Tokyo (AsiaNews) - The controversial National Security Law, written in order to allow the Japanese army to return to being an army of attack and not just self-defense, has been approved the parties in government. Now the text will have to pass the scrutiny of parliamentarians in the Diet, which should meet in late May 2015 for its discussion. The government will give its consent (taken for granted) on 14 May.
The Liberal Democratic Party of Prime Minister Shinzo Abe and his only partner, the Komeito, said they "hope to see the law ratified by the end of July 2015". However, analysts and experts believe that there will be "many obstacles" on this journey: the parliamentary opposition, especially the Democratic Party, had already declared its intention to discuss "all aspects of the new law in a comprehensive and exhaustive manner".
Its most controversial aspect include the "room for maneuver" of the Japanese army. Since the end of World War II, the Japanese military has been limited by the Constitution - pacifist and under an American protectorate - which clearly establishes in art. 9 the "non-aggression" of its soldiers. This is why over the past few decades the " self-defense forces," the technical and official name of the army, were limited to support international humanitarian operations in war zones.
The first draft of the new law, which sought to preserve this concept, aims to expand these activities to include operations not approved by the international community. However, in July 2014, the government led by Abe removed the constitutional binds giving the green light to a real "militarist" revolution in the country.
The Japanese Catholic Church was strongly opposed to this decision, and in a very clear message - published on the occasion of the 70th anniversary of the end of World War II - has asked the government “not to return to a war mentality" urging Abe to "understand the message of Pope Francis" for non-aggression of peoples and states.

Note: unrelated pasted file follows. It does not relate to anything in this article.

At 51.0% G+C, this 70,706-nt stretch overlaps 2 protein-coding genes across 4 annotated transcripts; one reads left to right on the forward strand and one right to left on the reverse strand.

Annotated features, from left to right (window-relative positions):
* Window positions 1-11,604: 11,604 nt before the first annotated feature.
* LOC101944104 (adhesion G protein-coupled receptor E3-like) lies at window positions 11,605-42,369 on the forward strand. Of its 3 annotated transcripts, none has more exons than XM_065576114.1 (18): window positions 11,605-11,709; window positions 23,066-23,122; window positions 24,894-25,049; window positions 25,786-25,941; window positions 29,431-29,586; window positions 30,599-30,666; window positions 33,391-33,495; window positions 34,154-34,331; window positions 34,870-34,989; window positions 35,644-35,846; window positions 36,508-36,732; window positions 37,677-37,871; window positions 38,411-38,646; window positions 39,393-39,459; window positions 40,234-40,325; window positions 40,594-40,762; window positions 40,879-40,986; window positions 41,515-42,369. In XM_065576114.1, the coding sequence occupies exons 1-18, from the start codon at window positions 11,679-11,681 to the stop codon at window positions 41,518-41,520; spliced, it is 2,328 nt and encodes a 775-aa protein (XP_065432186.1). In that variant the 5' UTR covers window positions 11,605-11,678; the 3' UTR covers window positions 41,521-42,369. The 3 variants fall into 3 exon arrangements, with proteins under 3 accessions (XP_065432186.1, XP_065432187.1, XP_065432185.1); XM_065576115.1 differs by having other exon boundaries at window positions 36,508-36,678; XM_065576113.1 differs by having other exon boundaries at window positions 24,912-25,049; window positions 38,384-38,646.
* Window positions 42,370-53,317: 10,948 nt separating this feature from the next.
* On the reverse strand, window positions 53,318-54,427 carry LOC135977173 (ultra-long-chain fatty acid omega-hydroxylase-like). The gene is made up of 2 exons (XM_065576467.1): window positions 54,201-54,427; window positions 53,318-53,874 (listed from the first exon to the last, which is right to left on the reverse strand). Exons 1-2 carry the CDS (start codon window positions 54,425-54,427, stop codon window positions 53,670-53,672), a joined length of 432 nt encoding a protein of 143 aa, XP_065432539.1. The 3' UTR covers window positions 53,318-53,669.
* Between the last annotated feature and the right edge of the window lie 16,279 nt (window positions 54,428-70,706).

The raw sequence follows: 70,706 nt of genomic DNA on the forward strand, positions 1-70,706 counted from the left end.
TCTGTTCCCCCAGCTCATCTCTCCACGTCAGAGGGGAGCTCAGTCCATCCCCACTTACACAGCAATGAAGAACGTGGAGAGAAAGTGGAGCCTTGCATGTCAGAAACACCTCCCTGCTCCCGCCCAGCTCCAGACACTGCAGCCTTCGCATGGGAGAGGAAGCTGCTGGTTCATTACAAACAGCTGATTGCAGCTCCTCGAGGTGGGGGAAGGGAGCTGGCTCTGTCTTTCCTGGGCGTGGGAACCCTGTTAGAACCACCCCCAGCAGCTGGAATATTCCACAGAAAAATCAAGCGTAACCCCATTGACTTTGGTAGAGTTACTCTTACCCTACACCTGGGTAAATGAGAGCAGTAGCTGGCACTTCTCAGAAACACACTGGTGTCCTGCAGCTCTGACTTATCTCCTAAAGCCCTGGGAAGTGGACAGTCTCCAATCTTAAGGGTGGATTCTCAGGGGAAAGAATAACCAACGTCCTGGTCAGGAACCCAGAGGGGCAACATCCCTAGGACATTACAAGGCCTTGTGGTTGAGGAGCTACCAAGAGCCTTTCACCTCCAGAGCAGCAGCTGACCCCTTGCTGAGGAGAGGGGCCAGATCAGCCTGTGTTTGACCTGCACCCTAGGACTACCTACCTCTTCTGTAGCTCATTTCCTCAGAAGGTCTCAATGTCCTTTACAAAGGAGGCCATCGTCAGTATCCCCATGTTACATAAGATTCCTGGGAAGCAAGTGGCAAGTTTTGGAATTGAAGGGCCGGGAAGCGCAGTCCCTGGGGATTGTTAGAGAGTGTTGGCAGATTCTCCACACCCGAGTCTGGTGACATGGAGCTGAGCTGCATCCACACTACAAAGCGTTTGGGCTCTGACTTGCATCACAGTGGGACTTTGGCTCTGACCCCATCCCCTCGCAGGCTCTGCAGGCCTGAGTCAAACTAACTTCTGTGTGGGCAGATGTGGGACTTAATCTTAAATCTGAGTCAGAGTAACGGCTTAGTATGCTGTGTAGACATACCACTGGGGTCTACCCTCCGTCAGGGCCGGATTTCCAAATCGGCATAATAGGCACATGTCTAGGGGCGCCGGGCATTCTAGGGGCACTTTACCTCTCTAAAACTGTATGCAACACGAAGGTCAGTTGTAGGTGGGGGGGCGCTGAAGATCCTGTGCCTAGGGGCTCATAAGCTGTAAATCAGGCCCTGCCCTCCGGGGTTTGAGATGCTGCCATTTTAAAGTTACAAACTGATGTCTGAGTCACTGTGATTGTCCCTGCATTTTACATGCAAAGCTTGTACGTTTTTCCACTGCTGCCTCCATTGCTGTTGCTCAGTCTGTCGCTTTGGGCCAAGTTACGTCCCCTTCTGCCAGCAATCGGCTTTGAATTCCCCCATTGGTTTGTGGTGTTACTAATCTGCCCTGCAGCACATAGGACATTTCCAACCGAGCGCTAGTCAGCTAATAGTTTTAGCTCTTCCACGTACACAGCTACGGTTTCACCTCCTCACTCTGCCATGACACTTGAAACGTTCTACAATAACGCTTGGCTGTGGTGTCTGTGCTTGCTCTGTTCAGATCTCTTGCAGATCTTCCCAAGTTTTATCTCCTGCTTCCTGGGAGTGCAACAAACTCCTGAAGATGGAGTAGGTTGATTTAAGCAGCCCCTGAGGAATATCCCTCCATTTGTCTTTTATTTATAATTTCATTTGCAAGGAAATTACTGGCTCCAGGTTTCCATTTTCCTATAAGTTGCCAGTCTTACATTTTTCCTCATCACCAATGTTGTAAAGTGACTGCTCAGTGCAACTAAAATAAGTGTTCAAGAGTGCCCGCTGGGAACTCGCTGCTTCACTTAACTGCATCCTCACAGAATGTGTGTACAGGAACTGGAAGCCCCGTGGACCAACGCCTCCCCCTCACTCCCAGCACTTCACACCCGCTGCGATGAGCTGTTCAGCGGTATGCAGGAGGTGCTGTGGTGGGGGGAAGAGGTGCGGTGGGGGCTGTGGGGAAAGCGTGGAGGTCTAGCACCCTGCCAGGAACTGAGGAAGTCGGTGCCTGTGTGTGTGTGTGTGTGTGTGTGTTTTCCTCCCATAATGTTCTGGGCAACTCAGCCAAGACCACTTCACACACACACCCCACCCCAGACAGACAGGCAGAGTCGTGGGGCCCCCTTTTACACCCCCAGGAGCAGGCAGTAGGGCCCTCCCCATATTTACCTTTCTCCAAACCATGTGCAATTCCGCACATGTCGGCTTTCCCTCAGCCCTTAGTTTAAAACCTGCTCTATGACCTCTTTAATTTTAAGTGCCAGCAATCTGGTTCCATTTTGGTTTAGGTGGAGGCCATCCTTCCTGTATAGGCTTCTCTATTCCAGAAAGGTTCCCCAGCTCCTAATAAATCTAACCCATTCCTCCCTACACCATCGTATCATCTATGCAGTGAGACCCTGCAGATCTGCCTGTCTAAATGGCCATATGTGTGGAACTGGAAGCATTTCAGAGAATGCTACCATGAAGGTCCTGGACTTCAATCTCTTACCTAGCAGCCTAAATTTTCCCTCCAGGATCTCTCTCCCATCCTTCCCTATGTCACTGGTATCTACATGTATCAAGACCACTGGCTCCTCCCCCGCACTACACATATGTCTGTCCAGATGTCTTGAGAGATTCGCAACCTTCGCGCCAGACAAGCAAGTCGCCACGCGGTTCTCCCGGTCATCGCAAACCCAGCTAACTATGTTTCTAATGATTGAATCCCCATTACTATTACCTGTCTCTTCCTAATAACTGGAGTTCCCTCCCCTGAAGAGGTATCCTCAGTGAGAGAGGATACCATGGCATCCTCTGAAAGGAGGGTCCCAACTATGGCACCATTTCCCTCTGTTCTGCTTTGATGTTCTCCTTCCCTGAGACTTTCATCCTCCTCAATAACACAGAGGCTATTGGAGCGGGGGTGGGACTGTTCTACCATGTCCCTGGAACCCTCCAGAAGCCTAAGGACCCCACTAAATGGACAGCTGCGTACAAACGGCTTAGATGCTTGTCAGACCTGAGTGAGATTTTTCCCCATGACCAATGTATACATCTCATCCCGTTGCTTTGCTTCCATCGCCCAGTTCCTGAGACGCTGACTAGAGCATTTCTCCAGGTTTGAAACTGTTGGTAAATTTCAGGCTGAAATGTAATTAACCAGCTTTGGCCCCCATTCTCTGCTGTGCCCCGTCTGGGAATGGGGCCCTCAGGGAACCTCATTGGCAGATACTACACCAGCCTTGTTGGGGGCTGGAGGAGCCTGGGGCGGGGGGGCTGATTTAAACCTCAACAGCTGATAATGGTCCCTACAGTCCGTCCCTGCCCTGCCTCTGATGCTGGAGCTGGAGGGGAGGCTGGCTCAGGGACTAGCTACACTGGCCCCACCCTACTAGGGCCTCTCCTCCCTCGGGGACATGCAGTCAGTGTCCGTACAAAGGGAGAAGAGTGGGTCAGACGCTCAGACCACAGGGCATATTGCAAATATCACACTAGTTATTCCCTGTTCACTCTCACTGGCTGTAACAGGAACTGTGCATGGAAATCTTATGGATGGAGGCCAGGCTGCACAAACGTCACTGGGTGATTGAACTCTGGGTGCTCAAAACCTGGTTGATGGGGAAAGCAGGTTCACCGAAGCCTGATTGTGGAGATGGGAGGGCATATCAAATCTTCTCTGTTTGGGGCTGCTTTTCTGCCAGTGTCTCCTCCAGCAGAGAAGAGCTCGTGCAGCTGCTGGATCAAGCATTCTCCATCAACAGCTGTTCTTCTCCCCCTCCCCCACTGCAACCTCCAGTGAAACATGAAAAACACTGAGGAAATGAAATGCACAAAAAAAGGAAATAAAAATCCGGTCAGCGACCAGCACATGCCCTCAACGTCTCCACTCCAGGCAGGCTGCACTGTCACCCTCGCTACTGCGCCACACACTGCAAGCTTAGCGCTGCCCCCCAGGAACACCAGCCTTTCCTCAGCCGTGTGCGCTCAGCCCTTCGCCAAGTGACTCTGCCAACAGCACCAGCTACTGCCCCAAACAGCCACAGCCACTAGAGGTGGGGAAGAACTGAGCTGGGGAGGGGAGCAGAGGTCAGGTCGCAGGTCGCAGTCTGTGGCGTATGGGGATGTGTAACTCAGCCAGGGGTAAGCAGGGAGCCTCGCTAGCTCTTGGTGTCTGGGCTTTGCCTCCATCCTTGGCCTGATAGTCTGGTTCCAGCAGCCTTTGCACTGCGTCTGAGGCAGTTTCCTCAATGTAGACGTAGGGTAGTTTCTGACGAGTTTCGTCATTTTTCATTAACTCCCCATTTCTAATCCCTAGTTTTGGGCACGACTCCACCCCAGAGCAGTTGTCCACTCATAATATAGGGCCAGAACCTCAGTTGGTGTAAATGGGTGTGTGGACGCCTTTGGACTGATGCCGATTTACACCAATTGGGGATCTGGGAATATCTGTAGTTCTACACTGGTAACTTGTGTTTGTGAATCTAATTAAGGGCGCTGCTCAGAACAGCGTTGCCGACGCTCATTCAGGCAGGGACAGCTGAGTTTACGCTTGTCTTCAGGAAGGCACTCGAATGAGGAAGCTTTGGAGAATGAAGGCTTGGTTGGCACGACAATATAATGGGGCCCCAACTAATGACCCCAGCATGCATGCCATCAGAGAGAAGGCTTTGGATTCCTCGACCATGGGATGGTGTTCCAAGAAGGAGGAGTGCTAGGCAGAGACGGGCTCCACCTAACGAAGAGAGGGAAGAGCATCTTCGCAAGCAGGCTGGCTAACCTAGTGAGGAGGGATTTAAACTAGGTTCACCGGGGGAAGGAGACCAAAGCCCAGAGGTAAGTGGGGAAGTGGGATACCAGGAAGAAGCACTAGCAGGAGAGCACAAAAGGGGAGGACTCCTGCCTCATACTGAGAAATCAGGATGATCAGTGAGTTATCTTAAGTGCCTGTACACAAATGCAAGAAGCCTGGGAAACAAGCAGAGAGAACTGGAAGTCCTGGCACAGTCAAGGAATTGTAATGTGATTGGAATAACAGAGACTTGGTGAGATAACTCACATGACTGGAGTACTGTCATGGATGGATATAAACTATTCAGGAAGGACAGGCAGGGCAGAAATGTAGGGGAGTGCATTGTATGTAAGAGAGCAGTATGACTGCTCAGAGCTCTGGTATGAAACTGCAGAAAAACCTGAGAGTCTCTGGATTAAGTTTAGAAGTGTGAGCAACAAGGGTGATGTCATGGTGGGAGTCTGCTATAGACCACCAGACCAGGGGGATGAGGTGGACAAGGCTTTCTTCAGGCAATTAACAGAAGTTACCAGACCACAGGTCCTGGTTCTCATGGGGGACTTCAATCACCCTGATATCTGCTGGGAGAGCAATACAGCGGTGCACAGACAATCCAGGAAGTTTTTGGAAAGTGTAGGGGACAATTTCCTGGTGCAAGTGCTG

This text is over the center of the public debate, sparking nationalist comments and even appeared in the Asahi Shimbun newspaper. Some sections of the Japanese right - close to the Abe government - invited the Bishops' Conference to "mind their own business" and "to keep to talk about religion without interfering with politics." The Bishop of Niigata and President of the local Caritas, Msgr. Tarcisio Isao Kikuchi, responded through AsiaNews inviting the country to "not lose its pacifist vocation".
The militarist revival is also viewed with suspicion by the Chinese government, which has repeatedly recalled Japan about the "dangers" of a new period of arms race. Without mentioning the new law into question, Sun Jianguo - deputy chief of staff of China’s Army of Liberation - "warned" some Japanese MPs that "following the United States in the military presence in the Pacific is a mistake."
In addition, the People's Daily - the official newspaper of the Chinese Communist Party - has used the festivities underway to mark the end of the Second World War to emphasize that Tokyo "is wrong if it thinks it can erase history, without taking responsibility for what happened".